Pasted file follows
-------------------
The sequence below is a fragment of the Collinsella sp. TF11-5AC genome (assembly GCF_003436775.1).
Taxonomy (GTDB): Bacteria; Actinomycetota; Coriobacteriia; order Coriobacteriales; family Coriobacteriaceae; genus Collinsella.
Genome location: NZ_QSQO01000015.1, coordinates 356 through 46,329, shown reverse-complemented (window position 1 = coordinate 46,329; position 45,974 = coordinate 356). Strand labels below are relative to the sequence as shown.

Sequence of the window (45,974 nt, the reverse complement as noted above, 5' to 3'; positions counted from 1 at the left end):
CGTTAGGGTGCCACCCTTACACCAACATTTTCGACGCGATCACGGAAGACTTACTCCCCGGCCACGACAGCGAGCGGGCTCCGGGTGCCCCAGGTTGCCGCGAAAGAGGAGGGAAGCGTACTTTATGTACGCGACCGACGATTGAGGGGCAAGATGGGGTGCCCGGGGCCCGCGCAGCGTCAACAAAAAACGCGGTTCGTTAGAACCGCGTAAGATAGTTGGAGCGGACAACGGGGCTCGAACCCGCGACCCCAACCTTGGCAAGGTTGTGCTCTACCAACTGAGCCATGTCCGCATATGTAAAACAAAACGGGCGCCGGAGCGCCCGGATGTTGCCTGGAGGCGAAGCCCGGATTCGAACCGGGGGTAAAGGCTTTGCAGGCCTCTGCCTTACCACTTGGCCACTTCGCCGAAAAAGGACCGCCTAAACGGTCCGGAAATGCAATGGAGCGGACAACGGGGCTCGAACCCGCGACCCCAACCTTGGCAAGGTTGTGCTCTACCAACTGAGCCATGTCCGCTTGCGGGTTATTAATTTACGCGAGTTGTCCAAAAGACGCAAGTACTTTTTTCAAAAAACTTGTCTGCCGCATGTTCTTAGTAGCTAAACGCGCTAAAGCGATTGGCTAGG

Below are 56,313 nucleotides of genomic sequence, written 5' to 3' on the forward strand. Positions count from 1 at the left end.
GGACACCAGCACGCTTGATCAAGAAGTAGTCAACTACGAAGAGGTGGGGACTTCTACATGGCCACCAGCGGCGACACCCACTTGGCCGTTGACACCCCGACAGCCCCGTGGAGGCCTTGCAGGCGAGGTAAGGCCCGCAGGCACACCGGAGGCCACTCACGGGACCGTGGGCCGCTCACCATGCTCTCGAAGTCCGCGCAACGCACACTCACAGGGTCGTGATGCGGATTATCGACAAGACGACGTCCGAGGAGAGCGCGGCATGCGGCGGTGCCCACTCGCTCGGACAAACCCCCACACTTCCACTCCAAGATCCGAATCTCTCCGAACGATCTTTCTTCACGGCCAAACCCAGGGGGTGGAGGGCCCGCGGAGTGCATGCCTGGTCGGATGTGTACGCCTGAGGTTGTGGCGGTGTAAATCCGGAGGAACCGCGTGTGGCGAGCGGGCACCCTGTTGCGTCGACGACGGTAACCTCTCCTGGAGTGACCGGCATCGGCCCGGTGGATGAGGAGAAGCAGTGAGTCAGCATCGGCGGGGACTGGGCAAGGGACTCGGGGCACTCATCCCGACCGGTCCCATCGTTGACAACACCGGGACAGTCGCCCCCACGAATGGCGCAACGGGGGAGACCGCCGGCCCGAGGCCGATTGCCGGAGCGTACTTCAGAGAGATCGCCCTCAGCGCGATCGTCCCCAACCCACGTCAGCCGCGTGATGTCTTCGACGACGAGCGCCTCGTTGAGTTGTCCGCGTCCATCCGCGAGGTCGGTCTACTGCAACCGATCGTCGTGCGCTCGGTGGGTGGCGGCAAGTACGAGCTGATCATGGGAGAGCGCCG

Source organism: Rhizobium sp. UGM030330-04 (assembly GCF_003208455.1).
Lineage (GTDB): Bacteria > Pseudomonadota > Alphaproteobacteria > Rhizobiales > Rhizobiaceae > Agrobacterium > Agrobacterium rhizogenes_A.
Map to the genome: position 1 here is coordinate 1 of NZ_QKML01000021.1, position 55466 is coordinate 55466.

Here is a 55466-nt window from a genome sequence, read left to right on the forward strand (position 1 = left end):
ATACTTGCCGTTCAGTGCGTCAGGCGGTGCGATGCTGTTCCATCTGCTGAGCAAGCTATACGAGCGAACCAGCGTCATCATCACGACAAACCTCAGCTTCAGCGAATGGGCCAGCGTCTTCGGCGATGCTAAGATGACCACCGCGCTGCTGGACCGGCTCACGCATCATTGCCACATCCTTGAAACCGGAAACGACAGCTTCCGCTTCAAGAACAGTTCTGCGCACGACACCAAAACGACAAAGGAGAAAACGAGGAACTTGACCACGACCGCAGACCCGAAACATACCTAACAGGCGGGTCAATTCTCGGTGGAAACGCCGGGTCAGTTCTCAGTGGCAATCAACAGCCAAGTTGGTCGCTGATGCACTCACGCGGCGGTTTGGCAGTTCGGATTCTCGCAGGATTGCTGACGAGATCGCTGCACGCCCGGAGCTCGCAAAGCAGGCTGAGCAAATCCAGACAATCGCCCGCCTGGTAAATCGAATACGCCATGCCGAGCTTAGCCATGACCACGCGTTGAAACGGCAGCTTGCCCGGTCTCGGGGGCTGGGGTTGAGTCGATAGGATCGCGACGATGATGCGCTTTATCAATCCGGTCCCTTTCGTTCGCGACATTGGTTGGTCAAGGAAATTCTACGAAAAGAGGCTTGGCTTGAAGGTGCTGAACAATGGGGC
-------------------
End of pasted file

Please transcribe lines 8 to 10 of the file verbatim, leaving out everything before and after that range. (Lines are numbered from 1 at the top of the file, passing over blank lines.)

Source organism: Rhizobium sp. UGM030330-04 (assembly GCF_003208455.1).
Lineage (GTDB): Bacteria > Pseudomonadota > Alphaproteobacteria > Rhizobiales > Rhizobiaceae > Agrobacterium > Agrobacterium rhizogenes_A.
Map to the genome: position 1 here is coordinate 1 of NZ_QKML01000021.1, position 55466 is coordinate 55466.